“I don’t think it was even a discussion, it was just what happened. When you look at our different combinations, what was best for our team this year was for me to be in wing attack. At the start, I found wing attack a lot more stressful, at that level, because there is a big difference between the two roles and finding and understanding that again took a little while. But now, I am playing very comfortably in wing attack and am really enjoying the challenge of it. So now I don’t really care where I am put. I am happy to play either. But, to be honest, getting the opportunity to play in wing attack this year has also shown that I can be a more versatile player.”
By the end of the season, Laura had proven that she was just as formidable in the wing attack position as the competitions best. In fact, by the end of Round 14 she topped the league for centre receives beating second-placed, Diamonds vice-captain Liz Watson, by 53 passes. Laura also finished in the fourth spot for goal assists, one place ahead of teammate Steph Wood.
Laura’s smooth transition to the new role and flexibility of being able to swing back to centre if need be caught the eye of the Samsung Diamonds selectors and earned Laura her first call up for national dutie. Of course, Laura has already represented Australia as a member of the 2018 Fast5 Flyers. But, being in the Australian Diamond’s team is a whole new level enveloped in history and tradition, which makes it all the more special for Laura.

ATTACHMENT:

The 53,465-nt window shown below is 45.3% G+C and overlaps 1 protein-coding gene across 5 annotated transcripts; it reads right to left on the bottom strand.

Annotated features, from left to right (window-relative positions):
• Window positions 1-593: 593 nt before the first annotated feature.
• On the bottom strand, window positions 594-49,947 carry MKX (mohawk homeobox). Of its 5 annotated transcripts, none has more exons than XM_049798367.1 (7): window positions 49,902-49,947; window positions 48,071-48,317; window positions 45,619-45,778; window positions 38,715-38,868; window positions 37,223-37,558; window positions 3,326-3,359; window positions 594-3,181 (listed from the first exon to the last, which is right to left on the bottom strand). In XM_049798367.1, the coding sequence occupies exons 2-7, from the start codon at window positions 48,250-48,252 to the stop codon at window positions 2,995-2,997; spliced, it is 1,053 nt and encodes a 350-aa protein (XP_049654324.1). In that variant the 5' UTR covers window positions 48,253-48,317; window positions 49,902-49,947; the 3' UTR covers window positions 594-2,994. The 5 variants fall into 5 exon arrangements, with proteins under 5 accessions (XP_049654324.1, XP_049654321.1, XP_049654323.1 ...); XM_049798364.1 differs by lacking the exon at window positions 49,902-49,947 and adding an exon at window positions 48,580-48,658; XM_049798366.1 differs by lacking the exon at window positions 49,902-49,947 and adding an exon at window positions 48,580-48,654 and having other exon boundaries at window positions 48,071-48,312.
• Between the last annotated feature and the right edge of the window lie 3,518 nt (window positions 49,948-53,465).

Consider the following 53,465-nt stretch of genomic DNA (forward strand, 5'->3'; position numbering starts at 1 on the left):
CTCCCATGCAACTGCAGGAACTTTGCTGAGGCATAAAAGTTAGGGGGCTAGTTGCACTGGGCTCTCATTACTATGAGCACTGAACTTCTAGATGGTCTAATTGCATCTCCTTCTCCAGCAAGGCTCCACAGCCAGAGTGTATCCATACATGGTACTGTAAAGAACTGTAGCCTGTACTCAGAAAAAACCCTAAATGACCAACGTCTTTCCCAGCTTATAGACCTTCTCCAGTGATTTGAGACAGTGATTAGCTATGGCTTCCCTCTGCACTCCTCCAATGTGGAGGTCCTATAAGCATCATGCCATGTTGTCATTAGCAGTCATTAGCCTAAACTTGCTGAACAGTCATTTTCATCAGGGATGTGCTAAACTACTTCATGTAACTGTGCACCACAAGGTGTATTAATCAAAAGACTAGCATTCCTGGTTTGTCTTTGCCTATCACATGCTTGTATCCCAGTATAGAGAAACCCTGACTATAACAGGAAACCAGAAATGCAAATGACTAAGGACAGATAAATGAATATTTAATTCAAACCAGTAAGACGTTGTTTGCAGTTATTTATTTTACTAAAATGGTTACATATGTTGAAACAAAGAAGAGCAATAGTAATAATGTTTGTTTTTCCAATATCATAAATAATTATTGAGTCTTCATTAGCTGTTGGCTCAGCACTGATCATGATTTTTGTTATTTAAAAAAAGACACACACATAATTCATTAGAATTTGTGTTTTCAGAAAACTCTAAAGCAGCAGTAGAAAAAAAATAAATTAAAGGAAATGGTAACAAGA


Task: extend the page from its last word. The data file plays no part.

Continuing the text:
Speaking of the phone call from Diamonds coach, Lisa Alexander, Laura laughed as she admitted to asking Lisa to repeat herself. “I was in shock at first, and I couldn’t really hear her properly through my happy tears. I could have swum home there were that many tears. I had to actually ask her to repeat herself to confirm what I actually made. It was like, ‘So I am actually in the team and in the squad?’. She was like, ‘Yes, Laura, you are in the team.’ It was definitely one special phone call. I would say it is on par with the one from Noels back in 2016 giving me the contract with Lightning. But then, Lisa was like, ‘Don’t tell anyone … but, you can tell your mum.”